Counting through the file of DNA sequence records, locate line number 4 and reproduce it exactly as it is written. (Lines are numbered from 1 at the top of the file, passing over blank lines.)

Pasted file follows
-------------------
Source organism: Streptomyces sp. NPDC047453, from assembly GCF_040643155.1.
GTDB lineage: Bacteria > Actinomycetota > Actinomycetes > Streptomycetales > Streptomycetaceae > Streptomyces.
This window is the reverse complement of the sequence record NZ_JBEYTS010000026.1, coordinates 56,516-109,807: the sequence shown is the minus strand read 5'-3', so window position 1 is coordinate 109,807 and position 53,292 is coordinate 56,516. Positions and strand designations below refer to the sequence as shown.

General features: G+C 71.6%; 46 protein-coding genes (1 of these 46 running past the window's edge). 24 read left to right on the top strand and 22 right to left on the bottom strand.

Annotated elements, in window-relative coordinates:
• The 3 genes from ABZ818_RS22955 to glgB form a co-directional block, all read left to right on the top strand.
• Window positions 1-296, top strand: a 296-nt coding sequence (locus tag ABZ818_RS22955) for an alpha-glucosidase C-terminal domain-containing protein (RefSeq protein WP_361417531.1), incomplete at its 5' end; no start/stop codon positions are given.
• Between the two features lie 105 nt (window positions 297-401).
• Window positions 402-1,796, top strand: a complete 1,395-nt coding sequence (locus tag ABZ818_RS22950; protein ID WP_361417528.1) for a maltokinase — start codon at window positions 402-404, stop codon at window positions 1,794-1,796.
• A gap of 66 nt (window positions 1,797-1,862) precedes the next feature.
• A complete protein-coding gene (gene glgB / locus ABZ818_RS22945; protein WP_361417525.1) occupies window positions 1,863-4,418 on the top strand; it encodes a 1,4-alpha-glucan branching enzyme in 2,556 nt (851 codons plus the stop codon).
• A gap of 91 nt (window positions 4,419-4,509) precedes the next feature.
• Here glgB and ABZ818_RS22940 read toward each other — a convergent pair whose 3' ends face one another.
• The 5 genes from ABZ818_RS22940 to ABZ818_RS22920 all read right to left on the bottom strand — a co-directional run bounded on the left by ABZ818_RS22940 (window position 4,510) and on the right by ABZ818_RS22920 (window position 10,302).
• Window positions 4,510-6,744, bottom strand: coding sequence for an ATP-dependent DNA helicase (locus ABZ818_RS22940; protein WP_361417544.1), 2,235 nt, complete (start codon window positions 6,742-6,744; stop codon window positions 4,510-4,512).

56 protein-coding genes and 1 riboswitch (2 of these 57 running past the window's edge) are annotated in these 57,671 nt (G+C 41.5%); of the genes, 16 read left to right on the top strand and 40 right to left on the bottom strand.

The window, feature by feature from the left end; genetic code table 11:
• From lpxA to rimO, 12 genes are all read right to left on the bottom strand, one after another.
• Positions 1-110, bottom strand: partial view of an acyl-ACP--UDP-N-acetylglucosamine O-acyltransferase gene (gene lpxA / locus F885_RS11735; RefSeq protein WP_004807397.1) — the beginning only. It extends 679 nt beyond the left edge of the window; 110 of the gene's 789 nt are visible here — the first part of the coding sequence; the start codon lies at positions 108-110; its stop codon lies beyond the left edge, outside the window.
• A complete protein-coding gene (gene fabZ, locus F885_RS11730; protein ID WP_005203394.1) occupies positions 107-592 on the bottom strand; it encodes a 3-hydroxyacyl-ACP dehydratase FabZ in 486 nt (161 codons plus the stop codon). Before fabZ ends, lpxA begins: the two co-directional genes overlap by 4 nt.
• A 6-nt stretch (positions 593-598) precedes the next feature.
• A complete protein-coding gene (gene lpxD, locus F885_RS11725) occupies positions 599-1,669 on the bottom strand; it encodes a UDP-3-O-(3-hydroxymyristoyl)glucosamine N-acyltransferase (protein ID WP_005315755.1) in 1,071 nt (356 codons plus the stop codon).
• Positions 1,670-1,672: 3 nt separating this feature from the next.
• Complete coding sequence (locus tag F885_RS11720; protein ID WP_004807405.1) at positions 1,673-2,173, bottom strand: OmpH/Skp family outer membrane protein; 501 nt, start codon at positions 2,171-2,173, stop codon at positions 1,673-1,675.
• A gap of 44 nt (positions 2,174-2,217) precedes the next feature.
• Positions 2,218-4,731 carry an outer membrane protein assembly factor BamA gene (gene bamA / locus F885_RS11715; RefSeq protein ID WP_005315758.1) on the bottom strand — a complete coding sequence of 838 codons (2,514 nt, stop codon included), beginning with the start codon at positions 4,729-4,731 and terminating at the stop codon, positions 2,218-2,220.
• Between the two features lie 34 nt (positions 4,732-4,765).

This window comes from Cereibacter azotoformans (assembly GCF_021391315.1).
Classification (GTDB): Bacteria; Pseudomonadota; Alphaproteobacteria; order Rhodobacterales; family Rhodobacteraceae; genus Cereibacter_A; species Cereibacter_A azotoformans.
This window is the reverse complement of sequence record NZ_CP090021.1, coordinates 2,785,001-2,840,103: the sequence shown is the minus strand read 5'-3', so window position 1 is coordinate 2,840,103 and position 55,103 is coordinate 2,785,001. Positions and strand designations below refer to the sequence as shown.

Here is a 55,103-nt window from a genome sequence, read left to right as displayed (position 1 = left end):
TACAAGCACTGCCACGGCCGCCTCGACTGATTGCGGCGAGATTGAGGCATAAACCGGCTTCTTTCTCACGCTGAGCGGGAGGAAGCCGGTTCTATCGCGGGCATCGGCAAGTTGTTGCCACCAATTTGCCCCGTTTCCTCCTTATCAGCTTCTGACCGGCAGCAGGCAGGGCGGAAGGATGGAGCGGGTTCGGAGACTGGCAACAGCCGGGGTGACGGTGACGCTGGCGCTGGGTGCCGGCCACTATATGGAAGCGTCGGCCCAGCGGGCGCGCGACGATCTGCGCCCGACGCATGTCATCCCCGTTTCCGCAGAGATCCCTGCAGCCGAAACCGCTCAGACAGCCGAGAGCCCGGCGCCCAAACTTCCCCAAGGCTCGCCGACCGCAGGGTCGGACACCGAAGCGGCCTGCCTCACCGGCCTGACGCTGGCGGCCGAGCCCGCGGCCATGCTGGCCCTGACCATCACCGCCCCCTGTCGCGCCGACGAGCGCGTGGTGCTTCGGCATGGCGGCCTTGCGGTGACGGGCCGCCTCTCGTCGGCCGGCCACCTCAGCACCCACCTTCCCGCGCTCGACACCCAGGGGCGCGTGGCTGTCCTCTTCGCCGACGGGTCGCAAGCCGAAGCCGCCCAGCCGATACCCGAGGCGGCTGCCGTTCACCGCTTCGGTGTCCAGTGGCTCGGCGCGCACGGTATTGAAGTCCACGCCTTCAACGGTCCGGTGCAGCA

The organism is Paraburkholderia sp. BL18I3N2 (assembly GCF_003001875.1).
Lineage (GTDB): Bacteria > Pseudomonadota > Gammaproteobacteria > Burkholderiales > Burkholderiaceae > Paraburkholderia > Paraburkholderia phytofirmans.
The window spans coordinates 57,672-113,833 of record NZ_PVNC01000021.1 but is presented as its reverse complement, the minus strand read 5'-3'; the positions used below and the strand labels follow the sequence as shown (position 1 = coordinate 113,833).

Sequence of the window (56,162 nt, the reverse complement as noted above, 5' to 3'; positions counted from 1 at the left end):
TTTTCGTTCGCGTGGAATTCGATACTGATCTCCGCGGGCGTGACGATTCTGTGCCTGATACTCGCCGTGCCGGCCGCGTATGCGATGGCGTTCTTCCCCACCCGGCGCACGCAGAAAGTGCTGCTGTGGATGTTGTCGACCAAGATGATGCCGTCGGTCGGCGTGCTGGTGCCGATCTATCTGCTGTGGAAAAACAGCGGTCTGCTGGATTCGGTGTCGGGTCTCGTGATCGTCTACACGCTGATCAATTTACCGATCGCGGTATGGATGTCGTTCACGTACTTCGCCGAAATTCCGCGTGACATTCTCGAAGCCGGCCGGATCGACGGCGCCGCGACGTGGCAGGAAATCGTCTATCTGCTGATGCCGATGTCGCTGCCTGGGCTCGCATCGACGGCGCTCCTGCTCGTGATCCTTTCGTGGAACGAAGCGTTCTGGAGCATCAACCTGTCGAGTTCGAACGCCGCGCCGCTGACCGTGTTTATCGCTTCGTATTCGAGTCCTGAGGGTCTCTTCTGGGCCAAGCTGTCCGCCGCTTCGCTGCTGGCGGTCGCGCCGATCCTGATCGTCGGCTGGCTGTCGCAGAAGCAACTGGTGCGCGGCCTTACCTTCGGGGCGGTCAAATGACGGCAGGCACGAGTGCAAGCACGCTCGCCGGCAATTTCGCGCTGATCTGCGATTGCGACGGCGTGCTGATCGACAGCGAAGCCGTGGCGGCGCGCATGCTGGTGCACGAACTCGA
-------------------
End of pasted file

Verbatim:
General features: G+C 71.6%; 46 protein-coding genes (1 of these 46 running past the window's edge). 24 read left to right on the top strand and 22 right to left on the bottom strand.